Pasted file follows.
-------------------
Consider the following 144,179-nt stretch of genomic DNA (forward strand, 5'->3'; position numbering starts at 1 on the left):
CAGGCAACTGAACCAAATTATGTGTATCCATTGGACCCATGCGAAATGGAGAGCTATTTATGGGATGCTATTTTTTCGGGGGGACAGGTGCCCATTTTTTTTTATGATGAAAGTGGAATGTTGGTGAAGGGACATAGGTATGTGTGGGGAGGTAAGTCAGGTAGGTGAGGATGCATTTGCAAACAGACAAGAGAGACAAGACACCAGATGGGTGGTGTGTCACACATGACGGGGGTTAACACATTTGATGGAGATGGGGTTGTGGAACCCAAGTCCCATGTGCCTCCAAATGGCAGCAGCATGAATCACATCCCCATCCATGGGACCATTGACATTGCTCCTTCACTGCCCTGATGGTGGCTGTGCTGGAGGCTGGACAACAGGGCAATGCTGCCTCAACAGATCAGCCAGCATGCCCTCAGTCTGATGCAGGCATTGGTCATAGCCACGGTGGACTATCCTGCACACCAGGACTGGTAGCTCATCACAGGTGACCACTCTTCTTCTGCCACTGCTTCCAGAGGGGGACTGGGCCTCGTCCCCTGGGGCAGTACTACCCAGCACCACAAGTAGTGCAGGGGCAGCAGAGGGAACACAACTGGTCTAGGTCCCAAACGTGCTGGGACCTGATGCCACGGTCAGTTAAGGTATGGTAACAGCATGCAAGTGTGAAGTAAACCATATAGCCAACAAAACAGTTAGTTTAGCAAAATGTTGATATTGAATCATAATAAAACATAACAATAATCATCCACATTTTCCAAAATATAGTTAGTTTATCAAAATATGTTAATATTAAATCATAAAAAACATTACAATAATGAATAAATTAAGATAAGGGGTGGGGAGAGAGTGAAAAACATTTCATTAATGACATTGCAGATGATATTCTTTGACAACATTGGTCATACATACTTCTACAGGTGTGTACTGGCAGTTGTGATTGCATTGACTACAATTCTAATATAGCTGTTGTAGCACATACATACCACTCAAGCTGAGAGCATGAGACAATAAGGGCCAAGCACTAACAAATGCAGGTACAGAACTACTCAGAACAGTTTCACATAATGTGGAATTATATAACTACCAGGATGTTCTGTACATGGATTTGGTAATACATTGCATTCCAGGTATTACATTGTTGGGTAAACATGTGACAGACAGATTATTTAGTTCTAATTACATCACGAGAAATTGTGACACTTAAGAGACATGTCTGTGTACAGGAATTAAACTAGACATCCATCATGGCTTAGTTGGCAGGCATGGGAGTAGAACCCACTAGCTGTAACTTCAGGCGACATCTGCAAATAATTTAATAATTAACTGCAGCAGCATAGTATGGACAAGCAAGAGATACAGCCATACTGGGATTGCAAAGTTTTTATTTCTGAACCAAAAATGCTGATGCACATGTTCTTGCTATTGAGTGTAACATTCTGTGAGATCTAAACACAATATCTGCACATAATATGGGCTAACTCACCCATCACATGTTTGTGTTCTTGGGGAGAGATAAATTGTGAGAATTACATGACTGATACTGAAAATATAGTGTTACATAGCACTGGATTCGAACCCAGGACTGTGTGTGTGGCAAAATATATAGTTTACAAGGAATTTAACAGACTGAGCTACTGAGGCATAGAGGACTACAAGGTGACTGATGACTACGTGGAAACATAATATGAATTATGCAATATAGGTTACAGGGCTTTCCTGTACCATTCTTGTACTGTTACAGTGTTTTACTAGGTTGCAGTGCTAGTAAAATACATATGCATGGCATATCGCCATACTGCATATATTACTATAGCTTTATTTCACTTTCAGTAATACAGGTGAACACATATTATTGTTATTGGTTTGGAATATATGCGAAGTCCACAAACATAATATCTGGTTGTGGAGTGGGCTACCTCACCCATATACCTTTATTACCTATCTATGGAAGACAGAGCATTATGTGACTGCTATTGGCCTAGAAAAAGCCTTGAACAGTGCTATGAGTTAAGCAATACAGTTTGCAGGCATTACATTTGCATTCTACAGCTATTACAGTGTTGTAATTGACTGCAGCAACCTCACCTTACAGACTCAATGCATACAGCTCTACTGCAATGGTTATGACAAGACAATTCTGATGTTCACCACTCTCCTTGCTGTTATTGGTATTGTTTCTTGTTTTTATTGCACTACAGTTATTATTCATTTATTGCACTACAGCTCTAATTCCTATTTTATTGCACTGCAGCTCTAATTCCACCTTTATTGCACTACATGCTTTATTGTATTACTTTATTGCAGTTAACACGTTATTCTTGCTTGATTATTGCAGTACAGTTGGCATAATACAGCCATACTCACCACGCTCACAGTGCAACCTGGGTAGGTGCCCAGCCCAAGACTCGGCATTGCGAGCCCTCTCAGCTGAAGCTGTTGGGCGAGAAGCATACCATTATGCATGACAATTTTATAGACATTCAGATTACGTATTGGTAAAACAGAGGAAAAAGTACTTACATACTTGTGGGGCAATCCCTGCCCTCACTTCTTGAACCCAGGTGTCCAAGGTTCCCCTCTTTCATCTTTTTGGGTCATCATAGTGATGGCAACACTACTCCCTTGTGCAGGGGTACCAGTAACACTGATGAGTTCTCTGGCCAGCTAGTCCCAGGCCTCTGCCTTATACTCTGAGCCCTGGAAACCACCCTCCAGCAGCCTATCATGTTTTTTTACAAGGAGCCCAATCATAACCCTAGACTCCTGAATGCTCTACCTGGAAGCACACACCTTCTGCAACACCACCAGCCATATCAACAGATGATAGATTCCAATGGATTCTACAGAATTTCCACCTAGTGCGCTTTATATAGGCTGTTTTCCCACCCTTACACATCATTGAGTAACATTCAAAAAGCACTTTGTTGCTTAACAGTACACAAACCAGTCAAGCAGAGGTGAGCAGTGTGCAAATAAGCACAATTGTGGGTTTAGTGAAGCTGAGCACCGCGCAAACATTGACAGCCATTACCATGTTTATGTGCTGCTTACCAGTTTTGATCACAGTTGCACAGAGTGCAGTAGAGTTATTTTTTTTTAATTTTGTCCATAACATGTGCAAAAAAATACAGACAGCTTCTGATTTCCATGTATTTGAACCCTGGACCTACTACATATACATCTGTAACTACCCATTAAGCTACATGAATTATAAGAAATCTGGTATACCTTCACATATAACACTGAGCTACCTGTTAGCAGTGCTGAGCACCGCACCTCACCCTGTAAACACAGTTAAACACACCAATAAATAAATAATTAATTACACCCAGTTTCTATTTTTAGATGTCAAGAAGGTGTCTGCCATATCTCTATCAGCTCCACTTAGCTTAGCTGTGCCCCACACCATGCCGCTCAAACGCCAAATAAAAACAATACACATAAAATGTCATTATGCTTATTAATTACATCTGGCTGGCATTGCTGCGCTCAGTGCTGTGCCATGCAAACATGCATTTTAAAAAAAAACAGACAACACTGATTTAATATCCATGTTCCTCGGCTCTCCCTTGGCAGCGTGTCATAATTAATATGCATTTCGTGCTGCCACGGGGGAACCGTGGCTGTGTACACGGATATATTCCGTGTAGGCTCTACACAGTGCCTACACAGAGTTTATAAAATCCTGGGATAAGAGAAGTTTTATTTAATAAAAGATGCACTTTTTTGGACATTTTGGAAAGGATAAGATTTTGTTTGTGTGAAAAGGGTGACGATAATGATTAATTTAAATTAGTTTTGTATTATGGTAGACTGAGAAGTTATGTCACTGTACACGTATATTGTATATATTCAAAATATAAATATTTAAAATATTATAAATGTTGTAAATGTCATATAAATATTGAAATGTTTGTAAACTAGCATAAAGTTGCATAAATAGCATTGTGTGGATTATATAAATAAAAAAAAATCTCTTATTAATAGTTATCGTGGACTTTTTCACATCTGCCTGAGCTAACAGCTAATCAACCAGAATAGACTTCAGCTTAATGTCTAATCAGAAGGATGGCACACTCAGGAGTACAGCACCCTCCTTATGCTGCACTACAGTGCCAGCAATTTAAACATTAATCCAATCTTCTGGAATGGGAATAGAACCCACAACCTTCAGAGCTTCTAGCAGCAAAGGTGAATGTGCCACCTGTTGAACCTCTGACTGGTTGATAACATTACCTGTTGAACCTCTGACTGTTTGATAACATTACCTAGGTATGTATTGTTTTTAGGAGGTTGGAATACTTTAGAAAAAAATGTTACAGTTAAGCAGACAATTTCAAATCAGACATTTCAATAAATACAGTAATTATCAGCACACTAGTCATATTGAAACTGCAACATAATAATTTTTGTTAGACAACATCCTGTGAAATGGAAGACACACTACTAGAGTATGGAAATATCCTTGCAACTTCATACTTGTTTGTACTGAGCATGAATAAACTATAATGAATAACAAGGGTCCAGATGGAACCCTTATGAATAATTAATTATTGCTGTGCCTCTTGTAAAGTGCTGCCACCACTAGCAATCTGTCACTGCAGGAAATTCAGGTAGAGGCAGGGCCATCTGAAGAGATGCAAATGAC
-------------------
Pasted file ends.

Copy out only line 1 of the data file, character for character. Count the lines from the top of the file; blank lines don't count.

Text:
Consider the following 144,179-nt stretch of genomic DNA (forward strand, 5'->3'; position numbering starts at 1 on the left):